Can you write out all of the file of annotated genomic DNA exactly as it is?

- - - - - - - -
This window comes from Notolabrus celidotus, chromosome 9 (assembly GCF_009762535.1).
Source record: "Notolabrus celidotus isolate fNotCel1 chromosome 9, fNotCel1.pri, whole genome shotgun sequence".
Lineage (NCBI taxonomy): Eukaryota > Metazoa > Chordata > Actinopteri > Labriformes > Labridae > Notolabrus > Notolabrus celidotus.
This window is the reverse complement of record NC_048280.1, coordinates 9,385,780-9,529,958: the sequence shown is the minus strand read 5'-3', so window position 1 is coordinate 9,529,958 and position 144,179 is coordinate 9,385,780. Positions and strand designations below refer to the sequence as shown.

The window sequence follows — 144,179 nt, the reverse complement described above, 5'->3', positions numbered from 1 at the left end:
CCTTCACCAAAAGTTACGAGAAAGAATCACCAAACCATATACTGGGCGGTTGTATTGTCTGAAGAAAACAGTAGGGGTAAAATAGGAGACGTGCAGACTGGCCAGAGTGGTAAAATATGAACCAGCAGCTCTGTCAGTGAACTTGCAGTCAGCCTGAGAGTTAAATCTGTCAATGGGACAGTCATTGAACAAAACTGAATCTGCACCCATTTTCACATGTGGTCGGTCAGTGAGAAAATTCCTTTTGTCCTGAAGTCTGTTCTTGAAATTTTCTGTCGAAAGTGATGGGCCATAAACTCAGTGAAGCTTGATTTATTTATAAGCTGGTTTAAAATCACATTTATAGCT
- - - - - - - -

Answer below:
This window comes from Notolabrus celidotus, chromosome 9 (assembly GCF_009762535.1).
Source record: "Notolabrus celidotus isolate fNotCel1 chromosome 9, fNotCel1.pri, whole genome shotgun sequence".
Lineage (NCBI taxonomy): Eukaryota > Metazoa > Chordata > Actinopteri > Labriformes > Labridae > Notolabrus > Notolabrus celidotus.
This window is the reverse complement of record NC_048280.1, coordinates 9,385,780-9,529,958: the sequence shown is the minus strand read 5'-3', so window position 1 is coordinate 9,529,958 and position 144,179 is coordinate 9,385,780. Positions and strand designations below refer to the sequence as shown.

The window sequence follows — 144,179 nt, the reverse complement described above, 5'->3', positions numbered from 1 at the left end:
CCTTCACCAAAAGTTACGAGAAAGAATCACCAAACCATATACTGGGCGGTTGTATTGTCTGAAGAAAACAGTAGGGGTAAAATAGGAGACGTGCAGACTGGCCAGAGTGGTAAAATATGAACCAGCAGCTCTGTCAGTGAACTTGCAGTCAGCCTGAGAGTTAAATCTGTCAATGGGACAGTCATTGAACAAAACTGAATCTGCACCCATTTTCACATGTGGTCGGTCAGTGAGAAAATTCCTTTTGTCCTGAAGTCTGTTCTTGAAATTTTCTGTCGAAAGTGATGGGCCATAAACTCAGTGAAGCTTGATTTATTTATAAGCTGGTTTAAAATCACATTTATAGCT